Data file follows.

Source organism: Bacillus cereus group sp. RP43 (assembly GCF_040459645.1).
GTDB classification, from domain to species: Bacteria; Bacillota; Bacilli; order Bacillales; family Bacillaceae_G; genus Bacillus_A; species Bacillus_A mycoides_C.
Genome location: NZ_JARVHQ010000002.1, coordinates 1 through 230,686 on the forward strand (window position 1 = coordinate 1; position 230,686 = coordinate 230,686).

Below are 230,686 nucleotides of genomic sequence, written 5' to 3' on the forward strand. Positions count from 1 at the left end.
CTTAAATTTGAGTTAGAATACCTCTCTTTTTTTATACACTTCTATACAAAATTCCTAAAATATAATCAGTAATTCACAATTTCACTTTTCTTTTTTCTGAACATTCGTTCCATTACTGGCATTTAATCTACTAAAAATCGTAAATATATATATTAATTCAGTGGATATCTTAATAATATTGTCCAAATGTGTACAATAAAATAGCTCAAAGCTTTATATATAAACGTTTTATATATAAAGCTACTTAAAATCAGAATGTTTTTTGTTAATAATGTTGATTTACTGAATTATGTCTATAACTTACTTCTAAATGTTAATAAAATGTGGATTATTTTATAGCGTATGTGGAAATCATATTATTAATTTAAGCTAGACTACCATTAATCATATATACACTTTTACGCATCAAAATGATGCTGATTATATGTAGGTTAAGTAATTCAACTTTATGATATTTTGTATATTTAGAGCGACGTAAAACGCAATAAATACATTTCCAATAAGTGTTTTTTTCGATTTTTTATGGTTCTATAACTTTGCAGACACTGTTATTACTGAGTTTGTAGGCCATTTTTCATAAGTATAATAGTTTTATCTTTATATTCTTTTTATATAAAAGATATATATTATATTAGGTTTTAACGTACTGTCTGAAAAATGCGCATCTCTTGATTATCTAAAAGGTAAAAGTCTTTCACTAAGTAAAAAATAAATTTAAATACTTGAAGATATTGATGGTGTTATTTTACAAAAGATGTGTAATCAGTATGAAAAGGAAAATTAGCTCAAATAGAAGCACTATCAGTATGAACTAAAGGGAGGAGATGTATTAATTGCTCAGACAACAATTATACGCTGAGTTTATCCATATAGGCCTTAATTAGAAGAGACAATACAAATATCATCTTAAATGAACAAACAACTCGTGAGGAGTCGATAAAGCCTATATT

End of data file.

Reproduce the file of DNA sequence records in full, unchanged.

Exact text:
Source organism: Bacillus cereus group sp. RP43 (assembly GCF_040459645.1).
GTDB classification, from domain to species: Bacteria; Bacillota; Bacilli; order Bacillales; family Bacillaceae_G; genus Bacillus_A; species Bacillus_A mycoides_C.
Genome location: NZ_JARVHQ010000002.1, coordinates 1 through 230,686 on the forward strand (window position 1 = coordinate 1; position 230,686 = coordinate 230,686).

Below are 230,686 nucleotides of genomic sequence, written 5' to 3' on the forward strand. Positions count from 1 at the left end.
CTTAAATTTGAGTTAGAATACCTCTCTTTTTTTATACACTTCTATACAAAATTCCTAAAATATAATCAGTAATTCACAATTTCACTTTTCTTTTTTCTGAACATTCGTTCCATTACTGGCATTTAATCTACTAAAAATCGTAAATATATATATTAATTCAGTGGATATCTTAATAATATTGTCCAAATGTGTACAATAAAATAGCTCAAAGCTTTATATATAAACGTTTTATATATAAAGCTACTTAAAATCAGAATGTTTTTTGTTAATAATGTTGATTTACTGAATTATGTCTATAACTTACTTCTAAATGTTAATAAAATGTGGATTATTTTATAGCGTATGTGGAAATCATATTATTAATTTAAGCTAGACTACCATTAATCATATATACACTTTTACGCATCAAAATGATGCTGATTATATGTAGGTTAAGTAATTCAACTTTATGATATTTTGTATATTTAGAGCGACGTAAAACGCAATAAATACATTTCCAATAAGTGTTTTTTTCGATTTTTTATGGTTCTATAACTTTGCAGACACTGTTATTACTGAGTTTGTAGGCCATTTTTCATAAGTATAATAGTTTTATCTTTATATTCTTTTTATATAAAAGATATATATTATATTAGGTTTTAACGTACTGTCTGAAAAATGCGCATCTCTTGATTATCTAAAAGGTAAAAGTCTTTCACTAAGTAAAAAATAAATTTAAATACTTGAAGATATTGATGGTGTTATTTTACAAAAGATGTGTAATCAGTATGAAAAGGAAAATTAGCTCAAATAGAAGCACTATCAGTATGAACTAAAGGGAGGAGATGTATTAATTGCTCAGACAACAATTATACGCTGAGTTTATCCATATAGGCCTTAATTAGAAGAGACAATACAAATATCATCTTAAATGAACAAACAACTCGTGAGGAGTCGATAAAGCCTATATT